In addition to the JADE Act, the administration should exercise its authority granted under the Global Magnitsky Act, which allows for the levying of travel restrictions and financial sanctions against individuals responsible for acts of significant corruption and gross violations of internationally recognized human rights committed against individuals who seek “to obtain, exercise, defend, or promote internationally recognized human rights and freedoms, such as the freedom of religion.” Given that the Burmese military’s actions against the Rohingya people are motivated at least in part on religious grounds, the Global Magnitsky Act is applicable.

    Given the systemic nature of the crimes being perpetrated against the Rohingya people, it is important that sanctions designations levied under either the JADE Act or Global Magnitsky Act target appropriately senior officials who likely ordered criminal acts or appear to have been criminally responsible as a matter of command responsibility. Command responsibility would encompass those senior-most members of the Burmese security forces who knew or had reason to know that their subordinates were committing extrajudicial killings, rape, arson and other abuses, and failed to take all necessary and reasonable steps to prevent such abuses or punish those responsible.

    As you recently said, Secretary Tillerson, “the world cannot just sit idly by and be witness to these atrocities.” The JADE Act and Global Magnitsky Act provide the executive branch with tools for action. The United States should employ them to the fullest to prevent dire consequences for Burma’s future and send an unmistakable signal to the rest of the world.

    Thank you for your attention to this important matter.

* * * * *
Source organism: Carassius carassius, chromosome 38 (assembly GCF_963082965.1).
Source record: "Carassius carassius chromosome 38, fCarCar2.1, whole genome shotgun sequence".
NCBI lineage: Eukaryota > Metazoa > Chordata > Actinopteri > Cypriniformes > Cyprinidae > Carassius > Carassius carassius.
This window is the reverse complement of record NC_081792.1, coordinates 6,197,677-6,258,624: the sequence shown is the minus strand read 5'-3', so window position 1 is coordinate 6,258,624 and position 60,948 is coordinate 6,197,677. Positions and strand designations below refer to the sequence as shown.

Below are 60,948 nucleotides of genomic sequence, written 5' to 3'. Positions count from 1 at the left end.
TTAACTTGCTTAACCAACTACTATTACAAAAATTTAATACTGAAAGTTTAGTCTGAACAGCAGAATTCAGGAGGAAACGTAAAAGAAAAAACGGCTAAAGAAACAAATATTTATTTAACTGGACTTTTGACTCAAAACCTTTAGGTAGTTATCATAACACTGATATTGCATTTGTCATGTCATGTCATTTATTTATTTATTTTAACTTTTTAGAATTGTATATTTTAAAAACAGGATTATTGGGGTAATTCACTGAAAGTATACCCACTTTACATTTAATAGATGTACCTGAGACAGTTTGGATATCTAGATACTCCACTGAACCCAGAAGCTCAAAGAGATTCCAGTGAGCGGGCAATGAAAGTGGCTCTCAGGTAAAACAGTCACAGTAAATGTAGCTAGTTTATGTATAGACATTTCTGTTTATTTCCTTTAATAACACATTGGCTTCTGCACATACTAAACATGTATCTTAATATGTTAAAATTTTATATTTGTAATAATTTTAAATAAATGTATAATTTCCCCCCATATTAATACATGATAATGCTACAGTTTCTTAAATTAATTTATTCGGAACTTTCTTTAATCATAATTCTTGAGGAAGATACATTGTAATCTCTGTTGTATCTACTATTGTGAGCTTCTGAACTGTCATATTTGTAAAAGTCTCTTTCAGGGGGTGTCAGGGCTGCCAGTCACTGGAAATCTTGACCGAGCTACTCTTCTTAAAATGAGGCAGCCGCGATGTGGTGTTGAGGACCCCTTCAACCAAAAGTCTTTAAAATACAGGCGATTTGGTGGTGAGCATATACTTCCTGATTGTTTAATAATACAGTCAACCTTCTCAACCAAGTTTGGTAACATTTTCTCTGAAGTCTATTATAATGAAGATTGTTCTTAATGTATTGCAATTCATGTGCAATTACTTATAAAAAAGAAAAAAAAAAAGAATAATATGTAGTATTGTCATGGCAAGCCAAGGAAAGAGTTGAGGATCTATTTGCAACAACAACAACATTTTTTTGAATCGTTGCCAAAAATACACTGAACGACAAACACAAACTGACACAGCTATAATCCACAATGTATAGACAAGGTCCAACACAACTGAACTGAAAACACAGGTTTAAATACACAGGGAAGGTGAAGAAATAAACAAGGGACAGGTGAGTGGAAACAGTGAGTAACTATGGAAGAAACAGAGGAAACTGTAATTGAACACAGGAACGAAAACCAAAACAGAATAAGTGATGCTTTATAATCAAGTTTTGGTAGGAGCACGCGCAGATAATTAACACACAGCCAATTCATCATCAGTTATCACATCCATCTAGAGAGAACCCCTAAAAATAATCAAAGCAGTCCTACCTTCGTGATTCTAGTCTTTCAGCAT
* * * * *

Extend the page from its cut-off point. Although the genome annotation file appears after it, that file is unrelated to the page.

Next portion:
Sincerely,

    Human Rights Watch
    Human Rights First
    AFL-CIO
    ALTSEAN-Burma
    Ameinu (Our People)
    Americans for Democracy & Human Rights in Bahrain
    American Jewish Committee
    American Jewish World Service
    Anti-Defamation League
    Association Suisse Birmanie
    Boat People SOS
    Buddhist Global Relief
    Burma Action Ireland
    Burma Campaign UK
    Burma Human Rights Network
    Burma Task Force
    Burmese Rohingya Organisation UK
    Center for Justice & Accountability
    Christian Solidarity Worldwide
    Congregation Tehillah
    CREDO
    Emgage Action
    Estonian American National Council
    Equal Rights Trust
    Fellowship of Reconciliation (FOR-USA)
    Freedom House
    Friends Committee on National Legislation
    Fortify Rights
    Global Centre for the Responsibility to Protect
    Global Progressive Hub
    Holocaust, Genocide, and Interfaith Education Center at Manhattan College
    Info Birmanie
    Institute for Asian Democracy
    Interfaith Center of New York
    International Campaign for the Rohingya
    International State Crime Initiative
    Investors Against Genocide
    Jacob Blaustein Institute for the Advancement of Human Rights
    JACOB: The Jewish Alliance of Concern Over Burma
    Jewish Council for Public Affairs
    Joint Baltic American National Committee
    Jubilee Campaign USA Inc
    Just Foreign Policy
    Magnitsky Act Initiative
    Muslim Bar Association of New York
    Muslim Public Affairs Council
    Partners Relief & Development
    Physicians for Human Rights
    Refugees International
    Society for Threatened Peoples – Germany
    STAND: The Student-Led Movement to End Mass Atrocities
    The Network of Chinese Human Rights Defenders
    The Network of Spiritual Progressives
    T’ruah: The Rabbinic Call for Human Rights
    Unitarian Universalist Service Committee
    U.S. Committee for Refugees and Immigrants
    Viet Tan
    Win Without War